That was it.  I saw RED and guess what???  We lived across the street from the school and it was still early enough that her teacher might be there…so I hopped on my broomstick and off I went…..test in hand.  

You might say that what I had to say to her teacher was not very calm….but done with great respect mind you – after all I was a fellow teacher.  BUT as a fellow teacher my question for her was:  “How could you simply hand her a test with a big fat with no concern at all to find out what her thought process was as she completed these problems – and no help to teach her the correct way so she would understand this process??? NO feedback??? NO remediation??? Just a big fat F???”  She understood my point and so did her two colleagues whose classrooms were connected by a few floating walls.

Should I have waited to speak to her until I had calmed myself?   Yes I think so.  Should I have brought this up to her at all?  Absolutely.  

Doctors have an oath,  “first do no harm”  and I believe educators should follow this same oath.   A teacher’s job is to teach, evaluate progress, and remediate or reteach as needed while always keeping the child’s esteem intact.   I don’t feel there is EVER an instance where a child should get a paper with a BIG FAT “F”. EVER! Do children fail?? Well – not if we are teaching them well and teaching them at their zone of proximal development.   Are all children learning at the same level and rate?  No. This is a simple fact.  Each child has different strengths and weaknesses and should be taught accordingly.  School should never be a place where children feel like they fail.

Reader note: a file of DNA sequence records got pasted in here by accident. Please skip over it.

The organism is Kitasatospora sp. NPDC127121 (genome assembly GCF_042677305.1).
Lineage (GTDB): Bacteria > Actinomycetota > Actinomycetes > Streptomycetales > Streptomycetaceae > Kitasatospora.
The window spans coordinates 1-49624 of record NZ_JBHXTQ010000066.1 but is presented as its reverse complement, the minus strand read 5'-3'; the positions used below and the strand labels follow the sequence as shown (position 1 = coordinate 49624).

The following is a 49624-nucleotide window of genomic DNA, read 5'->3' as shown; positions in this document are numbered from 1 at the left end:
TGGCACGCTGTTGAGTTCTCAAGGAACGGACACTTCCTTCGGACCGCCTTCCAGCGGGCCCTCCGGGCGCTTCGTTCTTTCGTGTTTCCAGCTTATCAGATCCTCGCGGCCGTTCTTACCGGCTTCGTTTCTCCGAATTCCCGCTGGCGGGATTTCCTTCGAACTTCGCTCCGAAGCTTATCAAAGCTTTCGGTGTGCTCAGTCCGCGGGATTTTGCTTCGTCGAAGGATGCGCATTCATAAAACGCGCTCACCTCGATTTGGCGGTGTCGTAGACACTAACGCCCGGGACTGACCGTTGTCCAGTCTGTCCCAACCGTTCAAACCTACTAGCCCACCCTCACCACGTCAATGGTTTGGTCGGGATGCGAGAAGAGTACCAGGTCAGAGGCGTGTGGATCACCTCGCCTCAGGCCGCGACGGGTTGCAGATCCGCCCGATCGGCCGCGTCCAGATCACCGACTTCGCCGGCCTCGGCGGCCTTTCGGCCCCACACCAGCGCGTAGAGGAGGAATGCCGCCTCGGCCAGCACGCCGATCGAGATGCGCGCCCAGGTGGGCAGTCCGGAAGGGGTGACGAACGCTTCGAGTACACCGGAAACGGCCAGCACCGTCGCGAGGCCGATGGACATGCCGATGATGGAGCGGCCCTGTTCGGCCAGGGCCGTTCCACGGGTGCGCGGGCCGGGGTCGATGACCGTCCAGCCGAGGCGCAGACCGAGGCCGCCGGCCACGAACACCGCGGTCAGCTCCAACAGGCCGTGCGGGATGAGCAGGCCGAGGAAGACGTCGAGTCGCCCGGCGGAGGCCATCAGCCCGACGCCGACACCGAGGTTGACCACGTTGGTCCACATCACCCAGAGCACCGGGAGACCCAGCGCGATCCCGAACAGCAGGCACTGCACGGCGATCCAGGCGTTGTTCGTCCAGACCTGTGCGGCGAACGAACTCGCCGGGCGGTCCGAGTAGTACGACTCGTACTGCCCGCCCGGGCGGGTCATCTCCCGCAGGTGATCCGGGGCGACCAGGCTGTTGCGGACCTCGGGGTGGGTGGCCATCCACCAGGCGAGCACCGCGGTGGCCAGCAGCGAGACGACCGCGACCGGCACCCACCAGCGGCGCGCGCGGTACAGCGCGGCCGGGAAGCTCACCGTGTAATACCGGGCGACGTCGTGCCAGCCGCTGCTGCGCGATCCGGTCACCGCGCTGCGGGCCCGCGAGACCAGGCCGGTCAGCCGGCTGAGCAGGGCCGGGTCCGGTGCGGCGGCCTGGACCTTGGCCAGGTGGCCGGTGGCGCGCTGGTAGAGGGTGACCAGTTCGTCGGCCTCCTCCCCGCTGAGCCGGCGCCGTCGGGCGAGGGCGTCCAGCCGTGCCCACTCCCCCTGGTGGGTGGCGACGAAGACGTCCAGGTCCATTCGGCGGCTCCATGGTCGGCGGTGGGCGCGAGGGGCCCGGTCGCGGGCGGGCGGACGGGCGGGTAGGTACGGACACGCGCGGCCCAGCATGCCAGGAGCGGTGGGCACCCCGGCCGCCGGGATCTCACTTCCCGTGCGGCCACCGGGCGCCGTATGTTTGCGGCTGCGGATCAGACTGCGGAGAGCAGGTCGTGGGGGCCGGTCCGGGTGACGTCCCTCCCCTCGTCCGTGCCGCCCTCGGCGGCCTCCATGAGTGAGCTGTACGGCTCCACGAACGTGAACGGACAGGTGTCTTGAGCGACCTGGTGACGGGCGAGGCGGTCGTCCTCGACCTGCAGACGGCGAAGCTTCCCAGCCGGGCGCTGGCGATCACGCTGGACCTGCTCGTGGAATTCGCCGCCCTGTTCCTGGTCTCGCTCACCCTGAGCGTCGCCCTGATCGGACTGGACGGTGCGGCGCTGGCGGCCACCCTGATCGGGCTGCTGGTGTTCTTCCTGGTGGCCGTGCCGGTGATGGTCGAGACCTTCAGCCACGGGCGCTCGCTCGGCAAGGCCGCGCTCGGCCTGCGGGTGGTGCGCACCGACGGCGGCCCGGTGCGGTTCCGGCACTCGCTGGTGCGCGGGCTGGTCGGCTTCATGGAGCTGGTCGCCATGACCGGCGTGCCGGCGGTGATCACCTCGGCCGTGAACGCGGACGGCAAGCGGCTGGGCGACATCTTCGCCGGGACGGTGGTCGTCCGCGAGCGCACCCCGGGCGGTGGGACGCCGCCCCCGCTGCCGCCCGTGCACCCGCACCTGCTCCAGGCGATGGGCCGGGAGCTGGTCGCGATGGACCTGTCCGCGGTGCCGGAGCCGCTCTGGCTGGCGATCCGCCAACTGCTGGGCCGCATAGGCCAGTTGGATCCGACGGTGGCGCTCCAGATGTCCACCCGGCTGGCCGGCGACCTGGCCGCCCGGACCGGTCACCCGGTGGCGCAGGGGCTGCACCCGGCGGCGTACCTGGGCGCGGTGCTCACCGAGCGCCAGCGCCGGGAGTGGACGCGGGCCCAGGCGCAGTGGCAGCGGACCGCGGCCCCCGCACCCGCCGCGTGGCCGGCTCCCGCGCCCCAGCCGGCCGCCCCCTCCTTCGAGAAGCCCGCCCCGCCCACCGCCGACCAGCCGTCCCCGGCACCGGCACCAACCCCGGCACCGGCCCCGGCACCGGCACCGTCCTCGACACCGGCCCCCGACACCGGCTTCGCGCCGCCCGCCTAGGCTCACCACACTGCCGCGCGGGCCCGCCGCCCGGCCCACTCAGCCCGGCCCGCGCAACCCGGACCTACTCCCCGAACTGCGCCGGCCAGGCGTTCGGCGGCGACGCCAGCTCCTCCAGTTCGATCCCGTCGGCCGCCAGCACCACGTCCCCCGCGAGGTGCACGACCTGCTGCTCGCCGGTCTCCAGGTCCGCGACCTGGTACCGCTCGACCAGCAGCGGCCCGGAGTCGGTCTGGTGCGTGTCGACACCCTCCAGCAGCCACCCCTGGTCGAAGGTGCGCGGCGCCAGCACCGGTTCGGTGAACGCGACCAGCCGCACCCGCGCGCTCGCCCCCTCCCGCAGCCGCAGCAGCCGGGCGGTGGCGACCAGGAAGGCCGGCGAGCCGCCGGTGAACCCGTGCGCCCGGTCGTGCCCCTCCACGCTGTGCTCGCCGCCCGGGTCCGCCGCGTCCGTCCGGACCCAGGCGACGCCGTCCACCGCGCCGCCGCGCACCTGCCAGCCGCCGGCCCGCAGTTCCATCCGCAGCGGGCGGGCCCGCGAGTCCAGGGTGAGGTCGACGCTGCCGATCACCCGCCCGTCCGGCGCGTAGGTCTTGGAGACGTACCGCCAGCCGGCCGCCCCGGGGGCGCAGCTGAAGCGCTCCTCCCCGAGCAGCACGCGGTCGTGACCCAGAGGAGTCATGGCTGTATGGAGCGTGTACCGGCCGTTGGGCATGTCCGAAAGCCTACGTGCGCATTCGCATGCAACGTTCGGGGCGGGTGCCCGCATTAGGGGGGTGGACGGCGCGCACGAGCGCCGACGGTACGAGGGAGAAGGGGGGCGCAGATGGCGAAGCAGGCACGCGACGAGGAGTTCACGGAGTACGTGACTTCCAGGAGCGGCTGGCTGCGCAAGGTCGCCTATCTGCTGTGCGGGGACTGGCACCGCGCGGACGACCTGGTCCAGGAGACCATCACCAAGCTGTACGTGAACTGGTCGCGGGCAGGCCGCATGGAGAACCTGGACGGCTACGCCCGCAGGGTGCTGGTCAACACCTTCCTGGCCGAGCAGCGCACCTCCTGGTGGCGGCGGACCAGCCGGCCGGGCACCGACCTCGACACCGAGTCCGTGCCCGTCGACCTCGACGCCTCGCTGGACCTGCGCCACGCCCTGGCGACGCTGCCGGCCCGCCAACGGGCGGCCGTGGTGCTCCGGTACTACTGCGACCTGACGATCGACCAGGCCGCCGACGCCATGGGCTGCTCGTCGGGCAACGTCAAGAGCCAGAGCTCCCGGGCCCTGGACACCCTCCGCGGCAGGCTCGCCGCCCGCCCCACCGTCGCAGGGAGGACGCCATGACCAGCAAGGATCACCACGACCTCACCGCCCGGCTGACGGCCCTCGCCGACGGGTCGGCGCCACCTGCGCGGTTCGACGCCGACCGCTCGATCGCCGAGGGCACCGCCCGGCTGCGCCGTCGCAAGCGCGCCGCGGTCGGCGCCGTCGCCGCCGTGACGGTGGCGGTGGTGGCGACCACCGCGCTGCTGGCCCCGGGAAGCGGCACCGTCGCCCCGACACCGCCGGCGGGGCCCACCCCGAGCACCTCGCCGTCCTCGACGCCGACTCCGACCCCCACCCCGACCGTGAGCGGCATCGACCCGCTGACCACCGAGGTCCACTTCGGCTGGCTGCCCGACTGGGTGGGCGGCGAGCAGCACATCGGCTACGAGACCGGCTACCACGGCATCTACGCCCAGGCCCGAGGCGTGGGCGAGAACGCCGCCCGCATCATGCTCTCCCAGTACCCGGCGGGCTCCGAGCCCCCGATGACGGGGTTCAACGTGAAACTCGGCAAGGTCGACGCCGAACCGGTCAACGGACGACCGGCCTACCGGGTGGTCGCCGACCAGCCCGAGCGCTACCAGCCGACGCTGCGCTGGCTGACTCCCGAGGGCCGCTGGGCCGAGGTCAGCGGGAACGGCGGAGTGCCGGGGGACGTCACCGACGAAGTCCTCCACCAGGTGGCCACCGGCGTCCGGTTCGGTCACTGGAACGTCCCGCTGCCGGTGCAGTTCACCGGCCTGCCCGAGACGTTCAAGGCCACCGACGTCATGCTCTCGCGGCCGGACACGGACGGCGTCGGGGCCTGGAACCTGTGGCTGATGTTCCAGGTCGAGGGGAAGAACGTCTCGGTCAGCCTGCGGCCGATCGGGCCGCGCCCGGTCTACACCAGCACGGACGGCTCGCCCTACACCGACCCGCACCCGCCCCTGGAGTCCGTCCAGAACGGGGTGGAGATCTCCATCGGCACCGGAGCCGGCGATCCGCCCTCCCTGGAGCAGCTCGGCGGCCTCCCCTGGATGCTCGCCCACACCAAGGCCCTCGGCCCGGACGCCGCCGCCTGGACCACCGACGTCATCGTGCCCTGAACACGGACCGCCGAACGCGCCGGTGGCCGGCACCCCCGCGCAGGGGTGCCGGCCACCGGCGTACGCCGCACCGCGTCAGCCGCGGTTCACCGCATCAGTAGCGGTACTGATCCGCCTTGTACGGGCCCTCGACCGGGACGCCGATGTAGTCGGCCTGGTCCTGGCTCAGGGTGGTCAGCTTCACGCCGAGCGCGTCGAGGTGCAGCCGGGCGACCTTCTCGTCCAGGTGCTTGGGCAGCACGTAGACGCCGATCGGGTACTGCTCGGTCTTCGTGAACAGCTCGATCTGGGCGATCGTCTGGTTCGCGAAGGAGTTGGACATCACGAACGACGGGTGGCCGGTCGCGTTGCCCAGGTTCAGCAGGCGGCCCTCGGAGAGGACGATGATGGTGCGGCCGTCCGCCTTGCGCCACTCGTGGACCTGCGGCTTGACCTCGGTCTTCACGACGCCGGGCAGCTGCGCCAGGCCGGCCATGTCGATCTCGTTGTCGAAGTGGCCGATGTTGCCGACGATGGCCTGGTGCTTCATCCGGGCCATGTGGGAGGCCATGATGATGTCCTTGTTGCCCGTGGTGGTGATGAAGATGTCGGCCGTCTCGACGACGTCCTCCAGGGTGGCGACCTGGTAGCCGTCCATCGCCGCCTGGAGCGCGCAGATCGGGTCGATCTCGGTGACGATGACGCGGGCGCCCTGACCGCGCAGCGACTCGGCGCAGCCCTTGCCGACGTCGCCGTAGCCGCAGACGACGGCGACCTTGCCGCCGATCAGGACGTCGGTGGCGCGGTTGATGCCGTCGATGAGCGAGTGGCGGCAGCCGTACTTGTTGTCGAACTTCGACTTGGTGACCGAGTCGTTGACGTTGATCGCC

So – when you start to see RED, take a deep breath, do some thoughtful reflection on what it is that is making you angry and take some time to figure out the best way to approach the situation.   But don’t ever be afraid to advocate on behalf of your child.  That is your job.  Just try to do it without flying in on your broomstick.   You’d think as a teacher I would have known better….but when it comes to our children….well….sometimes we don’t think straight.






It’s the beginning of a new school year.  There are many things that you can do to make sure your child has a great year.

  1. Have time, space and materials set aside so your child can complete  school work each day.
  2. Have space for your child to unpack and put school items. Make this a daily routine and make it your child’s responsibility.   Check to see if there are forms, notes etc that need your attention.